Central to the novel is the Jarndyce case: “Jarndyce and Jarndyce drones on. This scarecrow of a suit has, in course of time, become so complicated that no man alive knows what it means. The parties to it understand it least, but it has been observed that no two Chancery lawyers can talk about it for five minutes without coming to a total disagreement as to all the premises. Innumerable children have been born into the cause; innumerable young people have married into it; innumerable old people have died out of it. Scores of persons have deliriously found themselves made parties in Jarndyce and Jarndyce without knowing how or why; whole families have inherited legendary hatreds with the suit. The little plaintiff or defendant who was promised a new rocking-horse when Jarndyce and Jarndyce should be settled has grown up, possessed himself of a real horse, and trotted away into the other world. Fair wards of court have faded into mothers and grandmothers; a long procession of Chancellors has come in and gone out. . . there are not three Jarndyces left upon the earth perhaps since old Tom Jarndyce in despair blew his brains out at a coffee-house in Chancery Lane; but Jarndyce and Jarndyce still drags its dreary length before the court, perennially hopeless.”
We have a catalog of characters destroyed by the suit, Richard Carstone, a ward of the court, being on center stage, with Miss Flite, driven mad by her obsession with the suit, also a prominent character. For Richard, the problem is that the distraction is so great that he cannot focus, trying one career path after another, never being able to settle, always thinking that he needs no profession because the case will soon be settled leaving him wealthy. All this despite warnings from John Jarndyce, who wisely keeps a safe distance from the case and does not allow himself even to think about it. But with the impetuosity of youth he dives in, destroying his life and ruining the life of Ada Clare, as he dies, leaving her a widow with his son, both of whom become dependent on the charity of the ever-patient John Jarndyce.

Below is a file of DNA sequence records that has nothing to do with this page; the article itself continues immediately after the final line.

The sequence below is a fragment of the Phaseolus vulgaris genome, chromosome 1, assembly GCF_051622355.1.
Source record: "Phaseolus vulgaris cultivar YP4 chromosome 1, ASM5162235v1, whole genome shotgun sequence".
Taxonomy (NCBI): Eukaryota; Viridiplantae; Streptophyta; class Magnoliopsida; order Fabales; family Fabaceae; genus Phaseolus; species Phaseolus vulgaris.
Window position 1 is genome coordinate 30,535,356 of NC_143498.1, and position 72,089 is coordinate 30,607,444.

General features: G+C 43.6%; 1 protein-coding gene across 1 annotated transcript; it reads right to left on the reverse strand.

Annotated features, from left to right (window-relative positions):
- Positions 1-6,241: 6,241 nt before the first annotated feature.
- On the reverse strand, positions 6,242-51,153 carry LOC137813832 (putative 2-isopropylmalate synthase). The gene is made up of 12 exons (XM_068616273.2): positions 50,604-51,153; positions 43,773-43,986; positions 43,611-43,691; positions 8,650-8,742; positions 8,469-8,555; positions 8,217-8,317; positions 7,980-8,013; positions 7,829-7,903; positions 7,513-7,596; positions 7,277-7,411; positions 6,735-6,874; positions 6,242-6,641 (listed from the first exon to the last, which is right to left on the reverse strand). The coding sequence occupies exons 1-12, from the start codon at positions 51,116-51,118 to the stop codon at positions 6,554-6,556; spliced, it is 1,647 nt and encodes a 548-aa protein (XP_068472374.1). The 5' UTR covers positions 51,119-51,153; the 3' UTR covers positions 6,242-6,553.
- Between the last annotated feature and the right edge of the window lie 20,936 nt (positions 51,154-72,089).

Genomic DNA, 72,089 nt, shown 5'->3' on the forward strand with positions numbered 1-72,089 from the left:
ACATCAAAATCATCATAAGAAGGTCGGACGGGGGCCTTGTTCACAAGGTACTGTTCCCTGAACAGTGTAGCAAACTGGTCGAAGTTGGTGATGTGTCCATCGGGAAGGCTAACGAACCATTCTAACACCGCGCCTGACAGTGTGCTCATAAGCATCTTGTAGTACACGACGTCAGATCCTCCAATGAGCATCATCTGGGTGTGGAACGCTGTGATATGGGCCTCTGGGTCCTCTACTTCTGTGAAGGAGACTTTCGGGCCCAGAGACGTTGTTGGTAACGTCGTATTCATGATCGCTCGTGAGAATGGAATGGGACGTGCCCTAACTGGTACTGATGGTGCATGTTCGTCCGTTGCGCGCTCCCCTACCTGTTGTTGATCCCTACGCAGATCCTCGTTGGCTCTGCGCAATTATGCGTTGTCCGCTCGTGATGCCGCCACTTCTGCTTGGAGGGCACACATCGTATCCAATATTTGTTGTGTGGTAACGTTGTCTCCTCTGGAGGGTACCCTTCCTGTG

The plight of Gridley, known as “The Man from Shropshire,” must be included here, although he is not part of the Jarndyce suit:
“Mr. Jarndyce,” he said, “consider my case. As true as there is a heaven above us, this is my case. I am one of two brothers. My father (a farmer) made a will and left his farm and stock and so forth to my mother for her life. After my mother’s death, all was to come to me except a legacy of three hundred pounds that I was then to pay my brother. My mother died. My brother some time afterwards claimed his legacy. I and some of my relations said that he had had a part of it already in board and lodging and some other things. Now mind! That was the question, and nothing else. No one disputed the will; no one disputed anything but whether part of that three hundred pounds had been already paid or not. To settle that question, my brother filing a bill, I was obliged to go into this accursed Chancery; I was forced there because the law forced me and would let me go nowhere else. Seventeen people were made defendants to that simple suit! It first came on after two years. It was then stopped for another two years while the master (may his head rot off!) inquired whether I was my father’s son, about which there was no dispute at all with any mortal creature. He then found out that there were not defendants enough — remember, there were only seventeen as yet! — but that we must have another who had been left out and must begin all over again. The costs at that time — before the thing was begun! — were three times the legacy. My brother would have given up the legacy, and joyful, to escape more costs. My whole estate, left to me in that will of my father’s, has gone in costs. The suit, still undecided, has fallen into rack, and ruin, and despair, with everything else — and here I stand, this day!